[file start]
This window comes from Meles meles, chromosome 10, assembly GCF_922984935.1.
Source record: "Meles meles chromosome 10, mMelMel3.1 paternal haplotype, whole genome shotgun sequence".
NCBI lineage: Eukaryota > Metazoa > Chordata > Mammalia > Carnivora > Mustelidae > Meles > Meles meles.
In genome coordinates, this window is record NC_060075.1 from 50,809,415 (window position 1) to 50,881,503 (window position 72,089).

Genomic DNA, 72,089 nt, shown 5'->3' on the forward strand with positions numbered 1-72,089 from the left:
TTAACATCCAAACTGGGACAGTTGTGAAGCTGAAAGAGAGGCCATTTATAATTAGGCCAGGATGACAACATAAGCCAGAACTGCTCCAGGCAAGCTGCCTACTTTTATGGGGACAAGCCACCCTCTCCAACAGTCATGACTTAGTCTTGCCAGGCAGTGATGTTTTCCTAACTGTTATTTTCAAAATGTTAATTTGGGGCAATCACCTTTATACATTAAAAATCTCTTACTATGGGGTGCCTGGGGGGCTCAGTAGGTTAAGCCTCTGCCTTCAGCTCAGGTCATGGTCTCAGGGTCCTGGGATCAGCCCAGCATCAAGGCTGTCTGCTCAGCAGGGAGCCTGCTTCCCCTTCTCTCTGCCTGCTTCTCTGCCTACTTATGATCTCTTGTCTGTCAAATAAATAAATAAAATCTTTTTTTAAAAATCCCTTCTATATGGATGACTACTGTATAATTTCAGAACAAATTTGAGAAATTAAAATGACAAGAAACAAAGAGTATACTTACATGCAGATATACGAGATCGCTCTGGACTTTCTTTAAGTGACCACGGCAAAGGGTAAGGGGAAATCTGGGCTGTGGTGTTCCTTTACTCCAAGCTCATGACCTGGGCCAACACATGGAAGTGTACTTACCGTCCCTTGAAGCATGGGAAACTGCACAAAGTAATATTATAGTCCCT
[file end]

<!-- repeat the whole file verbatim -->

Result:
This window comes from Meles meles, chromosome 10, assembly GCF_922984935.1.
Source record: "Meles meles chromosome 10, mMelMel3.1 paternal haplotype, whole genome shotgun sequence".
NCBI lineage: Eukaryota > Metazoa > Chordata > Mammalia > Carnivora > Mustelidae > Meles > Meles meles.
In genome coordinates, this window is record NC_060075.1 from 50,809,415 (window position 1) to 50,881,503 (window position 72,089).

Genomic DNA, 72,089 nt, shown 5'->3' on the forward strand with positions numbered 1-72,089 from the left:
TTAACATCCAAACTGGGACAGTTGTGAAGCTGAAAGAGAGGCCATTTATAATTAGGCCAGGATGACAACATAAGCCAGAACTGCTCCAGGCAAGCTGCCTACTTTTATGGGGACAAGCCACCCTCTCCAACAGTCATGACTTAGTCTTGCCAGGCAGTGATGTTTTCCTAACTGTTATTTTCAAAATGTTAATTTGGGGCAATCACCTTTATACATTAAAAATCTCTTACTATGGGGTGCCTGGGGGGCTCAGTAGGTTAAGCCTCTGCCTTCAGCTCAGGTCATGGTCTCAGGGTCCTGGGATCAGCCCAGCATCAAGGCTGTCTGCTCAGCAGGGAGCCTGCTTCCCCTTCTCTCTGCCTGCTTCTCTGCCTACTTATGATCTCTTGTCTGTCAAATAAATAAATAAAATCTTTTTTTAAAAATCCCTTCTATATGGATGACTACTGTATAATTTCAGAACAAATTTGAGAAATTAAAATGACAAGAAACAAAGAGTATACTTACATGCAGATATACGAGATCGCTCTGGACTTTCTTTAAGTGACCACGGCAAAGGGTAAGGGGAAATCTGGGCTGTGGTGTTCCTTTACTCCAAGCTCATGACCTGGGCCAACACATGGAAGTGTACTTACCGTCCCTTGAAGCATGGGAAACTGCACAAAGTAATATTATAGTCCCT